'Carrie' taps into the horrors of high school like few, if any, films have.
High school is scary enough as it is. Your hormones are raging. Your parents just have no clue. Your teachers are mean. You have to find a way to pass your algebra test. One of your friends is talking about you behind your back. You want a date with your crush of the week. You want to have whatever gadget is trending right now that everyone else seems to own.
Now imagine that you are the most unpopular girl in the class with no friends at all. The teachers really are mean to you. The principal doesn’t even know your name. And your parent really doesn’t have a clue. In fact, your mother is such a religious fanatic that she regularly locks you in a closet to pray. She has also neglected to tell you about the birds and the bees. In a nightmare for any teenage girl, you get your first period while in the shower after gym class. While you think you’re dying, your classmates laugh and throw tampons at you.
That’s the event that sets the horror classic, Carrie, in motion. Released 40 years ago, Carrie is still the queen of horror. Here are four reasons why.
Carrie was the first movie based on a Stephen King book. In fact, this was King’s first published novel, though it was the fourth one he had written. Carrie was based on a composite of two girls he had known – one was a fellow student and the other was a student when he was an English teacher. He initially didn’t like the first few pages he had written and threw them in the trash. Fortunately, his wife Tabitha fished them out and encouraged him to finish the book. It’s a good thing for all of us horror fans that he did. At the time, he was living in a trailer and had his phone disconnected to save on costs. He had to receive a telegram that Carrie had been picked up for publication and the rest is history.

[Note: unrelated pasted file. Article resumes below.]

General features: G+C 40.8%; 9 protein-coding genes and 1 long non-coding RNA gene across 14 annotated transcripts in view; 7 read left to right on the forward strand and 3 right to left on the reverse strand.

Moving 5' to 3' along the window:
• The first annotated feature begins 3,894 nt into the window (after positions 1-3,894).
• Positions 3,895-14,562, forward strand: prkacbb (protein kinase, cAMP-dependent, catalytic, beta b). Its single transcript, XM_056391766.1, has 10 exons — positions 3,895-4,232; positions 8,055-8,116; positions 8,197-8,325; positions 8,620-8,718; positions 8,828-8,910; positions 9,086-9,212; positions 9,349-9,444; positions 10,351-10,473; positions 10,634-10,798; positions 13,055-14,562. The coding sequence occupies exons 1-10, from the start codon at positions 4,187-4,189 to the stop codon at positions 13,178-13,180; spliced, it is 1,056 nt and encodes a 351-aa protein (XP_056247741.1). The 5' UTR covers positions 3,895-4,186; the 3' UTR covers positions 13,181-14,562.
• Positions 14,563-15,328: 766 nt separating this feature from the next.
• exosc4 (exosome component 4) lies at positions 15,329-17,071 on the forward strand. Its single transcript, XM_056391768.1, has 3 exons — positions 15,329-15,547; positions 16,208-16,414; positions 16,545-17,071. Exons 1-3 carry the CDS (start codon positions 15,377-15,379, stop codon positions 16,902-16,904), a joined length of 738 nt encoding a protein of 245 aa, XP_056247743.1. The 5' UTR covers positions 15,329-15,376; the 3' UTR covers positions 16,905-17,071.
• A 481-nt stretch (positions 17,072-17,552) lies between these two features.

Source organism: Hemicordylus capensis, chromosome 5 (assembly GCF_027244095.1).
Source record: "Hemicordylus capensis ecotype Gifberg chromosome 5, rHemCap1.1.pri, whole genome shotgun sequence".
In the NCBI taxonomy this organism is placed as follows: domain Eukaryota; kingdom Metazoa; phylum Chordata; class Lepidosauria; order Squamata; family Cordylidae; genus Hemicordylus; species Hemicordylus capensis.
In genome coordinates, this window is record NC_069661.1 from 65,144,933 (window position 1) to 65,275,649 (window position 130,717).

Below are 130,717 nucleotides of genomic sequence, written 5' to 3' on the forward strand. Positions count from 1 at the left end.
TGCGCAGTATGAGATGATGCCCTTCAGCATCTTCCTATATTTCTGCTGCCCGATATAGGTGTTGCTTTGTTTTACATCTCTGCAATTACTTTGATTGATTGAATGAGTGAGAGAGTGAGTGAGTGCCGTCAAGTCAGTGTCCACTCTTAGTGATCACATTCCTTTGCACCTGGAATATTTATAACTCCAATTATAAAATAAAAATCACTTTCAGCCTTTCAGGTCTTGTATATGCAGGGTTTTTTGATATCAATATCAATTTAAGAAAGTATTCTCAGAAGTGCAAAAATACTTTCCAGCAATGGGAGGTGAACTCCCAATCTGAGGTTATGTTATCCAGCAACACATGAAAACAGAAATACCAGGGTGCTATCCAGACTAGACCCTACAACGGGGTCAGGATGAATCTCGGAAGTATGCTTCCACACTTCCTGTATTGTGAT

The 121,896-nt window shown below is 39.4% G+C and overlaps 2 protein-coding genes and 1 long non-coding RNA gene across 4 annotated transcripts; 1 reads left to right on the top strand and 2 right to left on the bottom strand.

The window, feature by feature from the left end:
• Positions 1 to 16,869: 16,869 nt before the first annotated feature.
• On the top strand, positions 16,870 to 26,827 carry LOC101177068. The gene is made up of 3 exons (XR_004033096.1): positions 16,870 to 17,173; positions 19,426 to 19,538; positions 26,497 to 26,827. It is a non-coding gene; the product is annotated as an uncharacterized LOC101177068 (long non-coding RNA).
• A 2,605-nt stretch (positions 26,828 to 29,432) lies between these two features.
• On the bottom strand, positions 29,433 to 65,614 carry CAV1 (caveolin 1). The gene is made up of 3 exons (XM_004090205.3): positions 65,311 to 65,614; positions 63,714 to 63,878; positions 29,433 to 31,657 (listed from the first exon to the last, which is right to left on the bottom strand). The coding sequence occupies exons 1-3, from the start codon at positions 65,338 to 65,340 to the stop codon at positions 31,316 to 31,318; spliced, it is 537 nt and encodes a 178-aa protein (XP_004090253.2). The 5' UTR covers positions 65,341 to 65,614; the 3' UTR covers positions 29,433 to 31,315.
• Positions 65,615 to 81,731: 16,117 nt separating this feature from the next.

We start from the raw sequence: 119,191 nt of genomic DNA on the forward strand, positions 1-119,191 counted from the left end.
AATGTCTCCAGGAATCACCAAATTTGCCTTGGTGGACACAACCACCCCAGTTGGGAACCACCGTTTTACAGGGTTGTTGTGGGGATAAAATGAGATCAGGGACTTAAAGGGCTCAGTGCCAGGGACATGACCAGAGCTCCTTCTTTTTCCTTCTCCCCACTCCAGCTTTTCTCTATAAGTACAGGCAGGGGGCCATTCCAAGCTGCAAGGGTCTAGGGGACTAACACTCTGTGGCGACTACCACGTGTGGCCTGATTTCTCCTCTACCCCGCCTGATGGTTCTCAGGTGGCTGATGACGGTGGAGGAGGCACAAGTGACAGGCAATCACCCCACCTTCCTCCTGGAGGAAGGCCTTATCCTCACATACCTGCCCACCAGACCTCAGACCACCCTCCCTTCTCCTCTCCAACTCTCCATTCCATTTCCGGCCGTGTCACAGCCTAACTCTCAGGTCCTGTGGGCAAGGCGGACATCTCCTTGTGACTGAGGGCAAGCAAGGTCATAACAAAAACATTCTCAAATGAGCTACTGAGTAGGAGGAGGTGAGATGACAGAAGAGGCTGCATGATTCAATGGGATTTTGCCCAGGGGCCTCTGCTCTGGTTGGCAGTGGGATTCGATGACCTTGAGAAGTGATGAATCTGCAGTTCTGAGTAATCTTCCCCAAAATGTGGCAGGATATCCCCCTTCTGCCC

Carrie is the film that arguably launched Sissy Spacek’s career. She had appeared in a handful of films, most notably Badlands, but it was Carrie that really put her on the Hollywood map. As a 27-year-old, she was so convincing playing the teenage outcast that she earned a rare Oscar nomination for a role in a horror film. She would win the Oscar four years later for Coal Miner’s Daughter and earn four additional nominations (Missing, The River, Crimes of the Heart and In The Bedroom). In a weird twist of fate, Spacek was voted homecoming queen at her high school and it involved no buckets of pig blood.
Carrie is also the film that arguably launched Brian De Palma’s career. He had also made a handful of films, but Carrie was his first commercial success. Some of his later films include Scarface, The Untouchables, Casualties of War and Mission: Impossible. Carrie is also the film that launched De Palma’s first marriage. He met Nancy Allen on the set. They married in 1979 and worked together on the films Dressed to Kill and Blowout. That wasn’t the only marriage Carrie was responsible for. De Palma’s friend, Steven Spielberg, would often visit the set. It was there that Spielberg met Amy Irving and they remained a couple until 1989.
Carrie still looms large in pop culture lore. The film has spawned a Broadway musical, an Off Broadway revival, a sequel, a made-for-TV remake and a theatrical remake. Forty years later, Carrie references can be found all over the pop culture spectrum. Dave Grohl’s ice bucket challenge was a parody of the prom scene. TV shows as varied as That 70s Show and 30 Rock have had their own homages to the infamous prom scene. And would high school flicks such as Jawbreaker and Never Been Kissed have had their climactic scenes take place at the prom if Carrie hadn’t paved the way? And what about the mean girls of Heathers and Mean Girls? Sure, those girls tormented their schools with their well-manicured iron fists but they can’t hold a queen bee candle to Nancy Allen’s, Chris, who might be the meanest mean girl in cinematic history.
Carrie had its effect on me as well. Onstage at my senior prom, I remembering looking up and whispering to Julie Harshbarger, “I hope there’s not a bucket of pig blood up there.” Julie did, in fact, win prom queen and, I’m happy to report, no buckets of pig blood rained down. Though I might be a cinematic nerd, I’m sure I’m not the first high schooler to think of Carrie at the prom.
Now that it’s October, there will be the usual, annual, ubiquitous showings of Carrie all over the cable universe, as well as at your local retro movie house. Sure, the clothes and hairdos are outdated, but the visceral reaction Carrie induces will never go out of style.
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